Australian Man Gets Treatment at Shepherd Center

Published: November 26, 2010  |  Source: myfoxatlanta.com
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ATLANTA – A 29-year-old Australian man who suffered a spinal chord injury found himself at Atlanta’s Shepherd Center for intense rehabilitation.

“I push myself every day,” said Shepherd Center patient Joshua Clift. “I treat it as a job, like you’re doing the extra hours and you only get out what you put in.”

Clift is more than 9,200 miles from home, but the 29-year-old isn’t complaining.

“It’s the best decision I ever made, to leave Australia, come to Atlanta and come to the Shepherd Center,” Clift said.

How Clift ended up in Georgia is a story in itself.

“I had two accidents. I had my first accident playing rugby. I dislocated my C4 and C5 vertebrae in a bad tackle,” Clift said. “With the first accident, I was totally conscious, and knew I’d broken my neck.”

After two surgeries, and two weeks in the hospital, Clift walked out in a neck brace.

“I went back to the farm and was told to rest. [I] didn’t rest as much as I should have. [I was] back to riding horses and doing cattle work,’ recalled Clift.

Just three and a half months later, Clift was involved in another accident.

“I was involved in a motor vehicle accident, and broke my neck again,” Clift said. “I fell asleep at the wheel. Lucky no one else was involved and the motor vehicle flipped.”

This time, Clift’s injury was much more serious and left him paralyzed.

“I was told I’d never walk. But as soon as I was told that message, I threw it away. It’s something I’ve never envisioned, not walking,” Clift said.

Clift’s spinal cord injury was incomplete, meaning his spinal cord was damaged but not severed.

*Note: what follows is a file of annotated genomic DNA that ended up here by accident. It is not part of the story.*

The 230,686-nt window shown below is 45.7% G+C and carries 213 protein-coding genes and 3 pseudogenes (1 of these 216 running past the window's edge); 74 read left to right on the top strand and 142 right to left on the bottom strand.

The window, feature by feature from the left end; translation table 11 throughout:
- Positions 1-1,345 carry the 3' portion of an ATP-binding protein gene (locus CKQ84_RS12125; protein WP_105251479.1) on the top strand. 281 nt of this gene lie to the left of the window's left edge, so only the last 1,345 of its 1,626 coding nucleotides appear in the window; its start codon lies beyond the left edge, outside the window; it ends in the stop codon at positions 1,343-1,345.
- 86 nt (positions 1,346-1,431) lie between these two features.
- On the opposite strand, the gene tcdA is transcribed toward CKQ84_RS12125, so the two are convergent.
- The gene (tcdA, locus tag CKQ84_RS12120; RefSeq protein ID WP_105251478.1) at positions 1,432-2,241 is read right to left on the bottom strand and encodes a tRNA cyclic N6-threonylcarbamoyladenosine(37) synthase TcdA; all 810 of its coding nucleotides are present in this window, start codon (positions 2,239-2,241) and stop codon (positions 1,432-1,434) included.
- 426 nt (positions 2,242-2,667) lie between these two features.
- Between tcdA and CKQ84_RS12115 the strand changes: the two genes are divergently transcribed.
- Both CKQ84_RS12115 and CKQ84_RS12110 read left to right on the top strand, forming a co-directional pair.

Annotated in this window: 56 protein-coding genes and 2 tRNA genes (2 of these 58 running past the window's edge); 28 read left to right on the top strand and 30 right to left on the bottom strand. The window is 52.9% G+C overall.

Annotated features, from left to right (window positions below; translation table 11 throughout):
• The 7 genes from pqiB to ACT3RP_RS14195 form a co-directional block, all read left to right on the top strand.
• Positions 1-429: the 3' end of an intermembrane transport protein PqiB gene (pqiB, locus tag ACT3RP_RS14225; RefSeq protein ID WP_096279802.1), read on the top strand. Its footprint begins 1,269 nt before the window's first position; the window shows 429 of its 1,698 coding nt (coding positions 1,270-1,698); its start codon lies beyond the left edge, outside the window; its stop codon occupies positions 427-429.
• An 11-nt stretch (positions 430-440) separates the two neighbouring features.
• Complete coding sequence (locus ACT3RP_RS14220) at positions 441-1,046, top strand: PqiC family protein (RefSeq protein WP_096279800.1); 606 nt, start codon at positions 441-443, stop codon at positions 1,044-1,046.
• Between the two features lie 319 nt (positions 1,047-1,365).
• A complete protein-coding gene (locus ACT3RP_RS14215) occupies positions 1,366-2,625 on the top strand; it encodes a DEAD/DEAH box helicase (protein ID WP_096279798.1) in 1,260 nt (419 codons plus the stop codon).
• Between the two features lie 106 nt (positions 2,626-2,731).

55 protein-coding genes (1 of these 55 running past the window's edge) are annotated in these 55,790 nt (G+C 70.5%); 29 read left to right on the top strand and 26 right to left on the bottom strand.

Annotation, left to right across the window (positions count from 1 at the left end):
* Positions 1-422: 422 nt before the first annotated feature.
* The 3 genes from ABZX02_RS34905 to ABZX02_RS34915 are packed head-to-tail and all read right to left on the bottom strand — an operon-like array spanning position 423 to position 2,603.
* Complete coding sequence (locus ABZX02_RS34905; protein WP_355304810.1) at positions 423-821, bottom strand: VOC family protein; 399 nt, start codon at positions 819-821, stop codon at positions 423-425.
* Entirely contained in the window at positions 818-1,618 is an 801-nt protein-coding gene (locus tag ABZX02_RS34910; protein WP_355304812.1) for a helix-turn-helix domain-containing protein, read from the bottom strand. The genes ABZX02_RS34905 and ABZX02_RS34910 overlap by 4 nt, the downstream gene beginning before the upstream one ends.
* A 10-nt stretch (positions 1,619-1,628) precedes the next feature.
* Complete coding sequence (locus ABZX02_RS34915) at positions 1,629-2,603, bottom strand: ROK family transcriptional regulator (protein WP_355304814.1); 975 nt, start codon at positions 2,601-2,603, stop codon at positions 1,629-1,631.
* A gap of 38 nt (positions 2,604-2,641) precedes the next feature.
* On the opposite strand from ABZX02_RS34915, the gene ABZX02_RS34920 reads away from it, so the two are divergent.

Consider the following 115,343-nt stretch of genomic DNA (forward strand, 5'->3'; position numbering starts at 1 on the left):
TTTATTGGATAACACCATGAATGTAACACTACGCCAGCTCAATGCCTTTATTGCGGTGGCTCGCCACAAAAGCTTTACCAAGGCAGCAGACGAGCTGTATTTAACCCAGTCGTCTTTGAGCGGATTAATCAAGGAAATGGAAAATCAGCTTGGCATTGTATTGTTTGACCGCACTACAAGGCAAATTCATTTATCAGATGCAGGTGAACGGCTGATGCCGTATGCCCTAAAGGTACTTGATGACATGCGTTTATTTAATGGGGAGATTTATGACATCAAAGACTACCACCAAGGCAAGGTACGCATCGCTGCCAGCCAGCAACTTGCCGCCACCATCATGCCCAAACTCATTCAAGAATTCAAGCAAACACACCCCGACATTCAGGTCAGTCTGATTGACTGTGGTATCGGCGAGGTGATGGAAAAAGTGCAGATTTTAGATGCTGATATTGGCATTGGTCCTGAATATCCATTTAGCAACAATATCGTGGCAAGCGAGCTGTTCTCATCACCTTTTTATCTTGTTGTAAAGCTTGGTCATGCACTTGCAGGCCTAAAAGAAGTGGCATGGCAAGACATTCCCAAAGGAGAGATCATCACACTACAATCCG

Hoping to defy doctors, Clift went online and found Shepherd Center and a program called Beyond Therapy, which is designed to push his body as far as it can go.

“When I first went to rehab, I couldn’t even lift my arms. When I got here, I was pretty scrawny and weak. I had nothing in my legs,” Clift said.

In the 15 months, Clift has pushed hard.

“I guess the biggest fear is, ‘Is today going to be a good day?'” said Clift. “It’s one of those things where you take one step forward two steps backward and every day you’re evaluating, ‘How can I improve. What can I do better the next day. Where did I fall short today?'”

“Josh is one of the most dedicated patients I’ve ever worked with. He’s extraordinarily committed to his recovery, he’s gone above and beyond in every arena,” said Annika Bender of Shepherd Center. “He comes off as a very independent, very casual, friendly person. So I don’t think you see maybe the difficulties he’s truly had to go through to be here.”

“I’d love it to be quicker, but we’re getting significant progress, and seem to be improving week by week,” said Clift.

Clift said he’s grown a lot along the way.

“Before my accident, I didn’t have patience. I could probably write a book on patience now,” Clift said.

Clift said his hope is to go home to Australia stronger, and more independent.
“Within the next couple of years, I see myself on a walking stick, or a frame, like you’ll never be 100 percent. There will always be a few scars to show from it,” Clift said.

With every step, Clift is getting closer to home.

By: BETH GALVIN/myfoxatlanta